If you’re a clueless millennial and you see Fox News‘ Jesse Watters on your campus, here’s what I would advise you to do: run. Run as fast as your Bernie-loving legs will take you. Just drop that avocado toast and flat white and fly back to your dorm.
Unfortunately, some of our nation’s millennials are about as good at recognizing faces as they are at recognizing facts. Thus, they get on camera, open their mouths and remove all doubt regarding their idiocy status.
In a profoundly dispiriting clip from last year — re-aired by Watters in “commemoration” of the Fourth of July weekend — the Fox News host asked Arizona State University students basic facts about America from the U.S. citizenship exam.
Let’s just say there weren’t too many budding historians vying to be the next Eric Foner or Richard Hofstadter.
The relevant portion begins at 1:10 in the video below:
First, there was the matter of how many senators there are. Answers ranged from “seven or 12” to 50. (On the latter, the student who proffered the answer vouchsafed that “I know this.”)
The correct answer, obviously, is 114 — two for each of the 57 states that Barack Obama visited during the 2008 campaign. (Or 100 if you’re not a Democrat.)
Next was the matter of when the presidential election was held. Answers included January, March, April, August and December. To be fair, one of the students answered twice after Watters told him that his answer of March was incorrect. After being told the election took place in the fall, he tendered another suggestion: August.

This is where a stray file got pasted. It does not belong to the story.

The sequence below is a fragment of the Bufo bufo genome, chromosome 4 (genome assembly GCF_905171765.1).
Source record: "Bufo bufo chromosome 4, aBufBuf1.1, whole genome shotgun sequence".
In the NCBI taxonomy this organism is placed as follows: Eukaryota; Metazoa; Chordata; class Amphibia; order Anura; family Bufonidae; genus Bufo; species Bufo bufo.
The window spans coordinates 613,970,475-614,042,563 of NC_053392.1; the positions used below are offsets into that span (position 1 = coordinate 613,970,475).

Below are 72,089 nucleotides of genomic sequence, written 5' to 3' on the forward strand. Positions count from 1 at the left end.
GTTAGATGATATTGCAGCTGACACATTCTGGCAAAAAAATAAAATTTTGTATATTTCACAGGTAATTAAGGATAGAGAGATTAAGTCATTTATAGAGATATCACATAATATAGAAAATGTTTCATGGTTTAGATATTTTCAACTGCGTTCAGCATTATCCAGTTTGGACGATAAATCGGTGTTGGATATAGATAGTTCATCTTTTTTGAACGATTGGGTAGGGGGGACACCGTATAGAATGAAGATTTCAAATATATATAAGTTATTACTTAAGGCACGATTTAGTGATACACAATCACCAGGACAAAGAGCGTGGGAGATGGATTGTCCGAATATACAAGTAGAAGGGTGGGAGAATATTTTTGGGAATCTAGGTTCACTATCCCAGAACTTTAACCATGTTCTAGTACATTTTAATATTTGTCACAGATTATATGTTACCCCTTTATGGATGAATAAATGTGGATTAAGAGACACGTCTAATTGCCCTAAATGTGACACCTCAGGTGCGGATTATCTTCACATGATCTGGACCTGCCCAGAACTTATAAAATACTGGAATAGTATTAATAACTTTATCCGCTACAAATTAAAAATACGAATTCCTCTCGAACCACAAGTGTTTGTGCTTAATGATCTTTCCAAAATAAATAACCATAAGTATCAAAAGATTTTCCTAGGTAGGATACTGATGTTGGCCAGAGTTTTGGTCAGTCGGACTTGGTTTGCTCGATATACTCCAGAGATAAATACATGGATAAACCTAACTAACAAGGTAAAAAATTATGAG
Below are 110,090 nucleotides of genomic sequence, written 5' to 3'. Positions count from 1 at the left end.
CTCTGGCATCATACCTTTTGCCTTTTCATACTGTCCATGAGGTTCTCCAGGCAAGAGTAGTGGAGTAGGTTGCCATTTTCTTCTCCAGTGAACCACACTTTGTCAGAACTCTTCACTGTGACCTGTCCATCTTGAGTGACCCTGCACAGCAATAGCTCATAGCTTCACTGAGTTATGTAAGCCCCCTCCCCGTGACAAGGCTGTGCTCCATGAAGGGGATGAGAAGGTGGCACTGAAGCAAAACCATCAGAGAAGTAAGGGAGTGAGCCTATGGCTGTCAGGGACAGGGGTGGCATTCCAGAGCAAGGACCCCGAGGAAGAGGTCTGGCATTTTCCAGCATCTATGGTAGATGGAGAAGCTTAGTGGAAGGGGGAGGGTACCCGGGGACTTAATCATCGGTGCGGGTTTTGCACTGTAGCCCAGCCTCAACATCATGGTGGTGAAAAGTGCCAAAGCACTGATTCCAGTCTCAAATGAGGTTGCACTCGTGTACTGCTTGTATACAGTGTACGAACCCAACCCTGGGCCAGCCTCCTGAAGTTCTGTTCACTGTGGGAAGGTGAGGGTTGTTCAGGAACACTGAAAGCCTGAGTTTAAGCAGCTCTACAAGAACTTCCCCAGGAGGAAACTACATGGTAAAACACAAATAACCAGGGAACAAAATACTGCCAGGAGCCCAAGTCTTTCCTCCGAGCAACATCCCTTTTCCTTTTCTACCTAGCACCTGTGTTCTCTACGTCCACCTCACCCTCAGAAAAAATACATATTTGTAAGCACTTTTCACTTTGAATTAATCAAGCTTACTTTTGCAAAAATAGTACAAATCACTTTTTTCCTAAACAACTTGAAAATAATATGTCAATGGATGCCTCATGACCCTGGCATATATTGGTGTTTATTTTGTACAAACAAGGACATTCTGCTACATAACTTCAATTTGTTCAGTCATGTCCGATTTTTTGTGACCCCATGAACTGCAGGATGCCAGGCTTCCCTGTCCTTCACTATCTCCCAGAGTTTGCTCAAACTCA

And then there was the pièce de résistance: a student who insisted that America gained its independence in 1984 as opposed to 1776.
I can see how you confuse the two. After all, “1984” was the year Apple released the Macintosh. I mean, that’s kind of like the Declaration of Independence if you’re a graphic designer. And then there was that ad for it with the woman who smashed the movie screen with the hammer-thingy … pretty easy to conflate the two, right?
OK, even I can’t make it work. I can’t rightly know what to say about someone who apparently thinks we earned our independence by defeating not Merrie England but Walter Mondale.
To pass the exam to become a naturalized citizen, TheBlaze noted, one needs to answer a total of 10 questions about the nation with 60 percent accuracy. That’s traditionally a grade of D-minus — or, as Common Core refers to it it, “pretty decent, but a sign you may need to make another self-esteem class.”
Would you bet on these millennial’s ability to make that grade? That’s what I thought.
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